Rather than discounting the cost of the customer’s basket, why not offer a free product? For example, "Free box of chocolates with every order of Valentines Day roses over £50", or "Free Bluetooth headset with every contract mobile phone order". The perceived value to customers can often be greater than their actual value.
5. Use Quick-Expire codes to increase urgency
This tactic involves varying the expiry dates of voucher codes, and varying the times at which they are offered. For example, many competitor advertisers will set the expiry date on their codes to the last day of the month.
One possible tactic you might want to consider is to release a code that is only valid for a short time, or that expires on a date other than the end of the week or month. There are two possible benefits of this. Firstly, you can avoid your offers competing directly with those of your competitors; secondly, if a code is set for only a limited time it creates an added urgency to the customer incentive, pushing users to transact before the code expires.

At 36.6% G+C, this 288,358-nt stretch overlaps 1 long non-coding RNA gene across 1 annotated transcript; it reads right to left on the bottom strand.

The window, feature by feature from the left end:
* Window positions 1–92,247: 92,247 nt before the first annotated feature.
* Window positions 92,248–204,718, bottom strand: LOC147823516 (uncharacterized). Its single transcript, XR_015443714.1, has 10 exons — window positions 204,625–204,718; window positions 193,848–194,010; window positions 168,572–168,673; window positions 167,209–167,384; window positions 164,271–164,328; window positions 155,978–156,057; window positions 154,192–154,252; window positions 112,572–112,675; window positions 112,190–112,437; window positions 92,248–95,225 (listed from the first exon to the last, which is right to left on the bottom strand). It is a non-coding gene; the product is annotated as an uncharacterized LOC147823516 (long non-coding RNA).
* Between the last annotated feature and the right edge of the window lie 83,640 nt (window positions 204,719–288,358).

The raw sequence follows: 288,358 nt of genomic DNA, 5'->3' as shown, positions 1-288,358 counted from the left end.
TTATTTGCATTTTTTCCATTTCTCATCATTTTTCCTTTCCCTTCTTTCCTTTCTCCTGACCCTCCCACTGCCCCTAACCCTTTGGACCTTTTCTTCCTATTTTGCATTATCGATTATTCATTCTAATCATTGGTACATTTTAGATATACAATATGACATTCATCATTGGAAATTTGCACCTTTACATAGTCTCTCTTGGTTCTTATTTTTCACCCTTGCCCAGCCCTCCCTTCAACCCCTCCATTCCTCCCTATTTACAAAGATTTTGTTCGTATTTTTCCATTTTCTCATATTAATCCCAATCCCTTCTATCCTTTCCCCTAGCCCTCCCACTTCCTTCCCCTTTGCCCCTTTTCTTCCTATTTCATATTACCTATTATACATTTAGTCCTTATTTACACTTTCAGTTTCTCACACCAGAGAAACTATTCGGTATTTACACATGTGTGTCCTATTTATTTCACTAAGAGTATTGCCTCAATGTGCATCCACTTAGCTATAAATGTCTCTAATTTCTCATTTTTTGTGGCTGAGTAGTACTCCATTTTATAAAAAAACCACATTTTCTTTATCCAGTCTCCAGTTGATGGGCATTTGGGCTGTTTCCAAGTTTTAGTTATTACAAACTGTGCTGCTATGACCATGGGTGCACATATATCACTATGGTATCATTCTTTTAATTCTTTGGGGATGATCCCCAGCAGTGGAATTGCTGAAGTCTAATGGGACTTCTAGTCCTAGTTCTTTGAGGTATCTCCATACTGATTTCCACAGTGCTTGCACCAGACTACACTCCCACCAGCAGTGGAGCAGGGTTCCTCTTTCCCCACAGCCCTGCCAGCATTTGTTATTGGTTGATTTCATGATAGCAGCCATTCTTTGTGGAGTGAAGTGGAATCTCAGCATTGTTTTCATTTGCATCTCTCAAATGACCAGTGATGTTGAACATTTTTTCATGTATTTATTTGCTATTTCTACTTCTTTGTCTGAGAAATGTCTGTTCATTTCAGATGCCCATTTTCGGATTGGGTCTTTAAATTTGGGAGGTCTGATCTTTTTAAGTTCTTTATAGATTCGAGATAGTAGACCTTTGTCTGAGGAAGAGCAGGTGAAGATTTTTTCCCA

6. Use site abandonment codes
Offer a code targeting users who abandon their shopping baskets with a voucher. Research indicates that as much as 87 per cent of online shoppers abandon their baskets prior to purchase. Whilst many might be doing so specifically to look for a voucher code before making their purchase, if the email address is already captured, following up with an offer of a 5 per cent code may entice the shopper to return to complete the purchase.
7. Cut commission to subsidise a code
If margins are too tight to offer a code in addition to the commission offering, you might want to split the CPA between the commission and an exclusive voucher code. For example if an publisher were getting 10 per cent commission, an advertiser could offer 5 per cent commission and an exclusive 5 per cent code. The full CPA would only be paid when the transaction included the use of the voucher code on the part of the customer. However, any move such as this requires consultation with the publisher(s) involved.